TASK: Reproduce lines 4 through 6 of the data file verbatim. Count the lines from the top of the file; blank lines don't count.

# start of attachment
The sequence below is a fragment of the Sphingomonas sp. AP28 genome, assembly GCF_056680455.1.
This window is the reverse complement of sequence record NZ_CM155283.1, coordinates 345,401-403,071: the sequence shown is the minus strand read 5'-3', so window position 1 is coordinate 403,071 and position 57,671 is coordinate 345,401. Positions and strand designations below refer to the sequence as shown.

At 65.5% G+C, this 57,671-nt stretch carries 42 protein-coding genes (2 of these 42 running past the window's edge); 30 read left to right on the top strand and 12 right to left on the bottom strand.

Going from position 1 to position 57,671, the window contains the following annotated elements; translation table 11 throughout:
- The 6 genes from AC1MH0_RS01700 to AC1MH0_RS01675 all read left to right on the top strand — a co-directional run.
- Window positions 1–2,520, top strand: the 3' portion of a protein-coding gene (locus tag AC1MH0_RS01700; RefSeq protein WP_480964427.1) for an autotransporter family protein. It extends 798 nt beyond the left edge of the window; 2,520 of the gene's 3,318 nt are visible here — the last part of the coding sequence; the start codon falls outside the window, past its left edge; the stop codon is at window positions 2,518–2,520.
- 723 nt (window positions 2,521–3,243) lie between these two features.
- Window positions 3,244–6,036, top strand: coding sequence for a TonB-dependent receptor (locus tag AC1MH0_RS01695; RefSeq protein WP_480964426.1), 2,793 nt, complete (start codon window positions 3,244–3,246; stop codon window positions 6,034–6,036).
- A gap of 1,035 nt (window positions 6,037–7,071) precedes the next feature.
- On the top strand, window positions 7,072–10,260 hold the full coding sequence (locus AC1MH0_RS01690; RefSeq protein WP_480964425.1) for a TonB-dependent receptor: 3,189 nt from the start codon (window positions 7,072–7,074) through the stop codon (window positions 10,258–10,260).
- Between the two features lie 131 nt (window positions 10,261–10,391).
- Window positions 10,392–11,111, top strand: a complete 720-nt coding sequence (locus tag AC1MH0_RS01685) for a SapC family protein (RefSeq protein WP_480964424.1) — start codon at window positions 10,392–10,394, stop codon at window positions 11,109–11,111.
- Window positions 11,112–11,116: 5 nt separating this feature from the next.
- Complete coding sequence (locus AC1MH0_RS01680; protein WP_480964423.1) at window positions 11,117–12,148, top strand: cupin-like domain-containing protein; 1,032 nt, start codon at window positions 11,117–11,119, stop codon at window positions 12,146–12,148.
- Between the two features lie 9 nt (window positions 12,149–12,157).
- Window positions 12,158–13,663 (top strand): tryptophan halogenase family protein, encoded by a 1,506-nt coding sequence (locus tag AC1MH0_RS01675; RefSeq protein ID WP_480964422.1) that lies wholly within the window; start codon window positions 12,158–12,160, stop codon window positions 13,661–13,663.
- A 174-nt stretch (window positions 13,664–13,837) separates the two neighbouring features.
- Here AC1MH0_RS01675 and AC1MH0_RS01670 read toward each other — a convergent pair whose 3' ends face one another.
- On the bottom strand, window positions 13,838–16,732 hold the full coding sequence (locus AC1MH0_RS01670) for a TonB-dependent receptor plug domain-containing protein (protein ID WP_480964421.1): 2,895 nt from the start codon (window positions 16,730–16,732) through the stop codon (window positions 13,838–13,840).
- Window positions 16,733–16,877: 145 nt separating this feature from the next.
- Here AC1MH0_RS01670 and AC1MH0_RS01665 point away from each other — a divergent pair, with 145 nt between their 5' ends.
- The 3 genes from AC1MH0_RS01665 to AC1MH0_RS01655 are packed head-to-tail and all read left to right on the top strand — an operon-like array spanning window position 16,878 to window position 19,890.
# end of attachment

Going from position 1 to position 57,671, the window contains the following annotated elements; translation table 11 throughout:
- The 6 genes from AC1MH0_RS01700 to AC1MH0_RS01675 all read left to right on the top strand — a co-directional run.
- Window positions 1–2,520, top strand: the 3' portion of a protein-coding gene (locus tag AC1MH0_RS01700; RefSeq protein WP_480964427.1) for an autotransporter family protein. It extends 798 nt beyond the left edge of the window; 2,520 of the gene's 3,318 nt are visible here — the last part of the coding sequence; the start codon falls outside the window, past its left edge; the stop codon is at window positions 2,518–2,520.